The third membership vow is: Do you acknowledge Jesus Christ as your sovereign Lord and do you promise, in reliance on the grace of God, to serve him with all that is in you, to forsake the world, to mortify your old nature, and to lead a godly life?

This time the leading theme is Christian living. I extrapolated themes like: the lordship of Christ, the means of grace ("reliance on the grace of God")—especially the Word, the sacraments, and prayer (public, family, secret), the law of God, spiritual warfare (the world, the flesh, and the devil), sanctification, doubt and assurance, glorification, covenant nurture of children (family worship, catechism, Christian education, and discipline), and vocation. The third membership vow presents this challenge: Are you following Jesus Christ as your King?

Consequently, I sought articles which presented challenges such as: Do you love the Lord with all your heart and soul and mind and strength? Do you fear and revere God? Are you continually relying on God's grace by diligently using the means of grace that he has given—the Word (especially as it is preached), the sacraments (baptism and the Lord's Supper), and prayer (especially in concert with his people)? Are you devoted to and actively seeking his glory—his supremacy—in all things? Are you fighting against the enemies of Christ and yourself—the world, the flesh, and the devil? Do you diligently seek to obey God, even when it means going against the grain of our culture? (For example, do you remember the Sabbath Day, to keep it holy?) Are you striving to crucify the old man and to walk in newness of life, to kill self-centeredness and cultivate God-centeredness?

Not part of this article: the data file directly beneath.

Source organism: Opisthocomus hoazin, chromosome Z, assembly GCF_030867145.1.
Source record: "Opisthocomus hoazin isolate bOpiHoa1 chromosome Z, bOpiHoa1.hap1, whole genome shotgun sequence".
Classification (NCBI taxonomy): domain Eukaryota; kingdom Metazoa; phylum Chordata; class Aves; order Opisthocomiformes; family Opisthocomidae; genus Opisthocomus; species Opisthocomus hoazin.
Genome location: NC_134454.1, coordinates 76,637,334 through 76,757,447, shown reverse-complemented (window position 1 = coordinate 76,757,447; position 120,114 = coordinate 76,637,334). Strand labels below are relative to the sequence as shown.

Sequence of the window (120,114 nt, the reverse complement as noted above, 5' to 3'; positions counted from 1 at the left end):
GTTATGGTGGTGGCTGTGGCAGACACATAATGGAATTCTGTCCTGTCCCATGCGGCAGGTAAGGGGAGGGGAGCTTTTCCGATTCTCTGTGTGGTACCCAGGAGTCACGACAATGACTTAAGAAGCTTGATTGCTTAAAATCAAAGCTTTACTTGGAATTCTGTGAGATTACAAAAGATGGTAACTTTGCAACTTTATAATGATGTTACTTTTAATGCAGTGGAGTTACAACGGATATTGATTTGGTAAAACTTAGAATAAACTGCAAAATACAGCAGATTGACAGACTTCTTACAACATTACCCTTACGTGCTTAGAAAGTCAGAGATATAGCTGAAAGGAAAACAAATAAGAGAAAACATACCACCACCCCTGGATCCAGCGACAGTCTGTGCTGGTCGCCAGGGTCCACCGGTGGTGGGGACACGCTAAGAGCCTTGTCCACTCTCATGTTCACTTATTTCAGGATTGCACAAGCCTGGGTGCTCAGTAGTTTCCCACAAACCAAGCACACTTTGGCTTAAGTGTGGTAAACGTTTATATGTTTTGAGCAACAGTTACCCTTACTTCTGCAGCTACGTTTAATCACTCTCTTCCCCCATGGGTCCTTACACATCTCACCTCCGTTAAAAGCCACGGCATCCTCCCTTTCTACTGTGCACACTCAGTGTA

Head of the Church

The fourth membership vow is: Do you agree to submit in the Lord to the government of this church and, in case you should be found delinquent in doctrine or life, to heed its discipline?

Its leading theme is church involvement. From that, I extrapolated themes like: the importance of the visible church; church government (Christ's sole kingship, creeds and confessions, connectional relations, biblical church officers), Christ's pastoral care and discipline of his sheep through his church, worship (public, family, secret), prayer, fellowship, peacemaking (conflict and reconciliation), giving together, serving together, witnessing together, supporting missions, catholicity, etc. The fourth membership vow confronts us with this challenge: Are you following Jesus Christ as the Head of the church?